The federal Health Insurance Portability and Accountability Act of 1996 (HIPAA) severely limits what information a physician can disclose about a patient, which Boutin pointed out to the newspaper in his April 18 letter. As a result of the law, “Dr. Keene is very limited at this time in the information that we can provide to explain the relevant circumstances, and in turn, to defend Dr. Keene’s reputation.”


At the same time, Boutin said Keene is “a fair-minded and ethical person” who both wanted to strictly adhere to the regulations and protect Patrick's privacy – “to the extent it still exists.”


In an effort to avoid violating Patrick's right to not have his confidential information disclosed, Keene also hasn't disclosed his files to her own counsel. However, evidence can be presented in court in such a way as to protect Patrick's medical information, which will be subpoenaed for the case, said Morgan. Keene's attorneys plan to request the court grant a protective order to seal Patrick's medical records from the public.


Morgan said her office contacted Patrick via a letter to ask him to voluntarily submit his records to Dr. Keene's counsel in order to clarify the statements to made to the Record-Bee.


She said he called to ask who they were working for and why they wanted a release to view his medical records. When they told him they were working for Keene, he exclaimed “No!” and abruptly hung up the phone.


Keene is the county's only neurologist, said Morgan. She's practiced in Lakeport for the past three years.


The doctor's practice relies on referrals from other physicians. “What she's seeing now is there's been a drop-off in referrals,” said Morgan.


The letter Keene's attorneys sent to the Record-Bee also brought up the issue of the $46,000 raised in a community fundraiser on Patrick's behalf. Patrick told Wilson that he planned to spend $5,000 to go to a Mayo Clinic in Arizona to make sure he had Dystonia, not ALS. “In his mind, he still does not have a definitive diagnosis,” the letter stated.


Matteo-Boehm said the Record-Bee hasn't filed its official response to the libel suit, which is due the middle of this month. She said they may file an anti-SLAPP motion but no action has been taken yet, which was confirmed by a check of Lake County Superior Court records Friday.


Libel cases uncommon for California papers


Terry Francke is founder of Californians Aware, a nonprofit that assists journalists with open government and First Amendment-related issues. He said the first examples of SLAPP suits were brought by powerful interests trying to muzzle critics during the permitting process on large developments.


“The problem with a SLAPP suit is it was not intended to really win as much as to make it so costly for the speaker that the speaker would be intimidated and shut up,” he explained.


As a result, the anti-SLAPP motion was created, and has been in use in California for close to 20 years, according to Francke. It requires the plaintiff to put on their best case, in brief, to show if they have been injured and have a chance of winning the case.


“That's a very powerful maneuver,” he said. It also requires no legal discovery before the hearing.


As a result, use of the anti-SLAPP motion has become commonplace for attorneys defending libel cases, said Francke.


He said First Amendment defenses offer broad protection for reporters. “The First Amendment protects not only responsible and professional reporting, but also negligent reporting.”


To lose such a case, he said a plaintiff has to be able to show a journalist knew what they were reporting was false and showed a reckless disregard of the facts, causing damage.


Francke said the best cure for faults in reporting is more speech, such as in Keene writing a rebuttal letter or commentary, which Matteo-Boehm said the paper invited her to do.


He also posed the question that, if Patrick was indeed misdiagnosed, why did he not sue Keene for malpractice?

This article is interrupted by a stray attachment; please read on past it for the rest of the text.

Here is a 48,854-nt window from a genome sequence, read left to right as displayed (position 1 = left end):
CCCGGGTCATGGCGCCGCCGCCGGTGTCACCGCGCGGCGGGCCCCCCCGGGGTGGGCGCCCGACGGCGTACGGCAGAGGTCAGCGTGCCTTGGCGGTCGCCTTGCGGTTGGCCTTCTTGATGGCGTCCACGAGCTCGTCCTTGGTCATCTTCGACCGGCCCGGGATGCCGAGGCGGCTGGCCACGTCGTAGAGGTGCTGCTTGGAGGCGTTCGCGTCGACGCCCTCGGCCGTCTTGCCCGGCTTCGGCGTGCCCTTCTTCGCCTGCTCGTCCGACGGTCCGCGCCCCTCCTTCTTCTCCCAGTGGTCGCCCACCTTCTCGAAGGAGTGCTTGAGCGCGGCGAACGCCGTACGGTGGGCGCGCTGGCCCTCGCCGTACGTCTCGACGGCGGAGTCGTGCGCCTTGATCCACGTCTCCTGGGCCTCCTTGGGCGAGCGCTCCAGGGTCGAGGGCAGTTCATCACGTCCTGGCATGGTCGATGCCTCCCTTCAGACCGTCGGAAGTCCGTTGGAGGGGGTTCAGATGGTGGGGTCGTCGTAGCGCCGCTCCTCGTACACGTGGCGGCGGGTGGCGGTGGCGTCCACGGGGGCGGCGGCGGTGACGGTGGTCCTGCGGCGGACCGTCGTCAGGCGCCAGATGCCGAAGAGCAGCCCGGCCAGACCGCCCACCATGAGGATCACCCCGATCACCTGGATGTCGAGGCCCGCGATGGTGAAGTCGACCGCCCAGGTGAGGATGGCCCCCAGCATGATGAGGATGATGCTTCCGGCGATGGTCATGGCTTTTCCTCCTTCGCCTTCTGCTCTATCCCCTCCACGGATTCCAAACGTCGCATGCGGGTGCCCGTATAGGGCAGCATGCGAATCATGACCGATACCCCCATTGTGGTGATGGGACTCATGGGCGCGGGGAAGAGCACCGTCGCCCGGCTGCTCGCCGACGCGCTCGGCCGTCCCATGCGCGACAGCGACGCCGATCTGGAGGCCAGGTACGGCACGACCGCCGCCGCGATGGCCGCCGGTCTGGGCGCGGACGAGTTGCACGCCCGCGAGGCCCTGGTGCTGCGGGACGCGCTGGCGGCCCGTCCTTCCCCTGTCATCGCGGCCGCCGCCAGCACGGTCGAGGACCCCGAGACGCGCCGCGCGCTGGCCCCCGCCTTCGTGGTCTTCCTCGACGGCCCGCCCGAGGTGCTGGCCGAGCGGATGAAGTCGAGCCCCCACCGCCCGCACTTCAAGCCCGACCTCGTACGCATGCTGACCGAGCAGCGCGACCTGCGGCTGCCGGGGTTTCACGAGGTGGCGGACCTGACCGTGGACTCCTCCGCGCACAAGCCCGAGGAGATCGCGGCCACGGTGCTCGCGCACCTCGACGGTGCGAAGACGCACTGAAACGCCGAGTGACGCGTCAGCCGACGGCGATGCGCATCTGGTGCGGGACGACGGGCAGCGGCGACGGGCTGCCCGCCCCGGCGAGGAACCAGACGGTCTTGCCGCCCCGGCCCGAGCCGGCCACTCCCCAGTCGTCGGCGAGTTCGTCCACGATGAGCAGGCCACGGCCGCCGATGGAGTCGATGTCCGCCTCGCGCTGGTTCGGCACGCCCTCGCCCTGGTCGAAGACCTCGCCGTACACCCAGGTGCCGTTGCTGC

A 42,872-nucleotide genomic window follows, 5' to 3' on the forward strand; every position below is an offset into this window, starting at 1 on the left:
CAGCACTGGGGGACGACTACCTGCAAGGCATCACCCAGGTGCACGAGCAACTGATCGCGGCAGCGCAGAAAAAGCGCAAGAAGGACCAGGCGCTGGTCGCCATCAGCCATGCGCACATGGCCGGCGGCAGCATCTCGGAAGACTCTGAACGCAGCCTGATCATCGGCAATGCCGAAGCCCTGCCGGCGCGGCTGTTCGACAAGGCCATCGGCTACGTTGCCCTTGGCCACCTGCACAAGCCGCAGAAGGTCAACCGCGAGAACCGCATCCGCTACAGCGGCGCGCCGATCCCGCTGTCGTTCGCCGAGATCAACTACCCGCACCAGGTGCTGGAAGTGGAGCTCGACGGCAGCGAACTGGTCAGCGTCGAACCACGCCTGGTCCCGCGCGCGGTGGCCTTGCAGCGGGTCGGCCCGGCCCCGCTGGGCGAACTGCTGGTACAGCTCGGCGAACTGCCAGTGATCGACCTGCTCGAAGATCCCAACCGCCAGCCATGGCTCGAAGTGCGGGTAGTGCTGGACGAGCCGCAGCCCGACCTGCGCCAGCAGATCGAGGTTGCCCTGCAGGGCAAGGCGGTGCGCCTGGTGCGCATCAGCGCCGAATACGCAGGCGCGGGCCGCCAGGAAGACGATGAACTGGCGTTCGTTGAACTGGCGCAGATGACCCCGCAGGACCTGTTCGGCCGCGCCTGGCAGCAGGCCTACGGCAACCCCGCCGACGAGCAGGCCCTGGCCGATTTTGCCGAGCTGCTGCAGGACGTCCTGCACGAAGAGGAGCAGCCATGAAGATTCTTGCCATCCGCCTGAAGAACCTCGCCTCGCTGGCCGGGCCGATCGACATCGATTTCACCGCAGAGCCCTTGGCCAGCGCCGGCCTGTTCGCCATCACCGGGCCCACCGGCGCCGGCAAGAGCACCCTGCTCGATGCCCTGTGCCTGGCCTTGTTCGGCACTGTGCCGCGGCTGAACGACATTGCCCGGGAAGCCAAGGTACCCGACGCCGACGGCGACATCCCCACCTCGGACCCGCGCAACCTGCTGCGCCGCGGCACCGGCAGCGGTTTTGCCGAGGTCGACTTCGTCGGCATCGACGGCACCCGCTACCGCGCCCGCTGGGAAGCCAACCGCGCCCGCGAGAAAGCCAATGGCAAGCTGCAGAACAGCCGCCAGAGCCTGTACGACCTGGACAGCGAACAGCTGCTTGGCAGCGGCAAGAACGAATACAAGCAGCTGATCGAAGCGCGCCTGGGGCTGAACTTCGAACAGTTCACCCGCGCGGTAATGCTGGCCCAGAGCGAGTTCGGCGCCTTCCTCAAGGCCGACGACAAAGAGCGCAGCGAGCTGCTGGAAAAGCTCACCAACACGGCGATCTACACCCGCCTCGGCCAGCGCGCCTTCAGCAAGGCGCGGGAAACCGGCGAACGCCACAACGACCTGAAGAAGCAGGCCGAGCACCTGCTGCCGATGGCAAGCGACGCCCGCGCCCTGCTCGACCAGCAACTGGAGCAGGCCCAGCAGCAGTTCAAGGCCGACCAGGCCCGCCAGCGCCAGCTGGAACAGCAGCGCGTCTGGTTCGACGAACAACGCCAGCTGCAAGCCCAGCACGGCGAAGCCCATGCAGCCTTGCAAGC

Even in today's litigious society, libel suits against newspapers aren't common, according to legal experts.


“I can't think of the last time a California newspaper has been sued,” said Jim Ewert, legal counsel for the California Newspaper Publishers Association, which represents more than 700 daily, weekly and student newspapers around the state, the Record-Bee among them.


Ewert said the small number of libels suits filed is a result of California's strong anti-SLAPP statute, as well as the difficulty of proving actual damages from libel.


“If they get it wrong, if it's false, most newspapers do the right thing and correct it,” said Ewert, adding that most newspapers go to great lengths to verify stories.


He said he's never seen an occasion when a newspaper got it wrong yet didn't correct its report.


Local attorney Robert Riggs said libel cases pose specific challenges, requiring a plaintiff to show they've been damaged by the publication, and that the statements contained in the report aren't true.


After reviewing Keene's suit, Riggs said, “I think it's an interesting case because it appears, on the face of it, that it may have merit.”


He added of the disputed article, “I think it wasn't very carefully written.”


He said the Record-Bee can bring the special motion to strike down the case under the anti-SLAPP statute, but he said he could see Keene's case surviving that motion and a judge ruling the case has merit, which would likely lead to a settlement.


Riggs said he believed a judge could be skeptical about granting relief under the anti-SLAPP statute since the Record-Bee, after being advised of its error, apparently declined Keene’s request that it publish a retraction.


Another reason libel cases aren't brought often is that damages are difficult to prove and document, said Riggs. “This is probably the biggest challenge to her case.”


Libel cases also can compound a bad situation with more adverse publicity, said Riggs.


The case brings to light other interesting legal questions as well, said Riggs, including Patrick's privacy rights. The issue of Patrick's health records could generate litigation in itself, but it could be argued that, by speaking with the media, he gave up his privacy.


Riggs has an unusual perspective on the facts of the case: His mother was diagnosed with the bulbar form of ALS that Patrick had stated publicly was the disease he believed he had. The disease, Riggs said, was very difficult to diagnose, and it eventually claimed his mother's life.


Morgan said that, despite the lawsuit's filing, Keene continues hoping that the Record-Bee will retract the story and correct its reporting on Patrick's situation.


Click here to view the lawsuit.


E-mail Elizabeth Larson at This email address is being protected from spambots. You need JavaScript enabled to view it..